The FCC’s Sponsorship Identification Rule is a close, perhaps neglected cousin of the FTC’s Enforcement Policy Statement on Deceptively Formatted Advertisements, i.e., its Native Advertising Guide. Nevertheless, the FCC’s latest enforcement action demonstrates how failure to follow the rule can result in penalties far larger than any imposed to date by the FTC. It also hints at the possibility that a single ad can result in dual liability for advertisers and broadcasters.

The Sponsorship ID Rule is fairly straightforward: if a broadcast station charges or accepts (or is promised) any money, service, or other valuable consideration in exchange for airing a piece of programming, then the broadcaster must disclose – at the time of the broadcast: (1) that the programming is “sponsored,” “paid,” or “furnished,” and (2) the identity of the sponsor. The Rule contains additional disclosure requirements for political ads, as well as “beneficial owner”-type provisions that require disclosure of the true sponsor in interest, rather than the name of any agent or middleman used to furnish the payment. A corollary to the Sponsorship ID Rule imposes a similar burden on sponsors to disclose to broadcasters when they have provided money, services or other consideration in exchange for the broadcast. 47 U.S.C. § 508.


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Join Venable on October 27 for a half-day workshop in the firm’s Los Angeles office designed to make sense of recent enforcement actions involving social, influencer, and native campaigns. Venable’s Amy Ralph Mudge, Randy Shaheen, Melissa Steinman, and Po Yi will share best practices that in-house counsel and compliance personnel at brands,

Design Lab Asymmetrical DressBaseball season is just around the corner, and the FTC’s native advertising case against retailer Lord & Taylor illustrates the baseball rule of “Three strikes and you’re out!”  In its first native advertising case since releasing its Enforcement Policy Statement Addressing Native Advertising and Deceptively Formatted Advertising, the FTC reminds advertisers that those guidelines will be enforced.

According to the complaint, Lord & Taylor launched a new Design Lab collection in the fall of 2014.  As part of its marketing campaign, Lord & Taylor included a comprehensive social media campaign (“product bomb”) for the end of March 2015.  The campaign consisted of Lord & Taylor-branded social media posts and the use of a team of “influencers,” all focused on one article of clothing—the Design Lab Asymmetrical Dress.


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Photo by Roland Tanglao [CC BY 2.0] via Flikr
Photo by Roland Tanglao [CC BY 2.0] via Flikr

It’s been a big week for premieres. And if you thought you sensed a disturbance in the Force then the Force is indeed strong with you as the FTC just released their Enforcement Policy Statement on Deceptively Formatted Advertisements and Business Guidance on Native Advertising.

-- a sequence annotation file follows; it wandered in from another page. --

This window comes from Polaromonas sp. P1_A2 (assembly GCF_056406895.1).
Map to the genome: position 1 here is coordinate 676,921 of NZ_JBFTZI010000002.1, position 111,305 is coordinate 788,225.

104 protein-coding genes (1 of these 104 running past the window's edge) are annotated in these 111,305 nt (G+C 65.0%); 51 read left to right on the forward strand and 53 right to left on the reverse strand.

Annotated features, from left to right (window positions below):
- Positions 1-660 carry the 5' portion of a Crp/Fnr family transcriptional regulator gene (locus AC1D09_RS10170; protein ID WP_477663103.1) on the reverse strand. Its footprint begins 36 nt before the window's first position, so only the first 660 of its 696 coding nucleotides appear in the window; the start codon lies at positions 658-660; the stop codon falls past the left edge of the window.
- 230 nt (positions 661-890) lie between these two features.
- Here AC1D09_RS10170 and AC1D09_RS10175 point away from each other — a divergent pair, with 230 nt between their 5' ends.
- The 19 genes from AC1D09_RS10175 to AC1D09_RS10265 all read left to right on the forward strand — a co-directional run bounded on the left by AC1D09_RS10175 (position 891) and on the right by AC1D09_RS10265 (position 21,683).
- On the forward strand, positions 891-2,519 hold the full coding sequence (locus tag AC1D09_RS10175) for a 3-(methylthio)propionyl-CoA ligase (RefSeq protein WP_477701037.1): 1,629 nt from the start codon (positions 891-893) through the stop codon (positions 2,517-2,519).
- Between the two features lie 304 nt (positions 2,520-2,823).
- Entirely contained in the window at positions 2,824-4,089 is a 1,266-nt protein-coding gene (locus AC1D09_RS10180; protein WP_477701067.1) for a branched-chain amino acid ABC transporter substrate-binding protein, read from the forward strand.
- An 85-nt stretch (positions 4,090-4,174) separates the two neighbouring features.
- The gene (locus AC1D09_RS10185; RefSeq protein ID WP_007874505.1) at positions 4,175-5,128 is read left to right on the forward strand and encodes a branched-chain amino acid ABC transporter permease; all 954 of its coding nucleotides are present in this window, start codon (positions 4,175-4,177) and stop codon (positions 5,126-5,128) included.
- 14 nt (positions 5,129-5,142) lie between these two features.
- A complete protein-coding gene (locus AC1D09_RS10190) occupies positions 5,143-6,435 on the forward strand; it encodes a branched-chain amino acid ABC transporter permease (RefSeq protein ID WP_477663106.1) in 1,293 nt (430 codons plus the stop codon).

A long time ago, in a conference room far, far away, the FTC held a workshop on Native Advertising with a promise that some form of industry guidance would follow.  As it turns out, the premieres in both cases were worth waiting for.  Bearing in mind the Master’s admonition — “Do.  Or do not.  There is no try,” our take on the Enforcement Statement and Business Guidance is below.  And like many a typical blockbuster movie there was just too much good stuff to leave behind on the cutting room floor so our apologies ahead of time for the length of this blog.


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If there is one takeaway from yesterday’s panel on native advertising, it’s that sponsored content is not going anywhere in the foreseeable future.  Although NAD has talked about it before, the FTC has held a workshop to address it, and of course, we’ve blogged on it, native advertising is still a hot topic.  Native advertising, a form of sponsored content, is a fast-growing method for promoting products.

As explained by Diedre Sullivan, Senior Counsel to the New York Times Company, one of the threshold questions in sponsored content is whether the piece is, in fact, commercial speech.  Under the umbrella of sponsored content are a number of types of native advertising, such as content written and provided exclusively by the advertiser, versus content created by the publication with subjects of interest to the advertiser but without the advertiser’s direct input (branded content), or content written jointly by the advertiser and the publication (sponsored content).  If the content is exclusively editorial, it is afforded higher protection than commercial speech.  However, the question for advertisers is not generally whether the piece is an ad but instead how to disclose.


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TrollsYes, we’re a tease.  The Bureau Director and Commissioners do not have cameos in next month’s final installment of the Hobbit (and no, this is not strategically placed native advertising #notanad).  The Commission has taken a starring role in battling trolls of a much more human sort.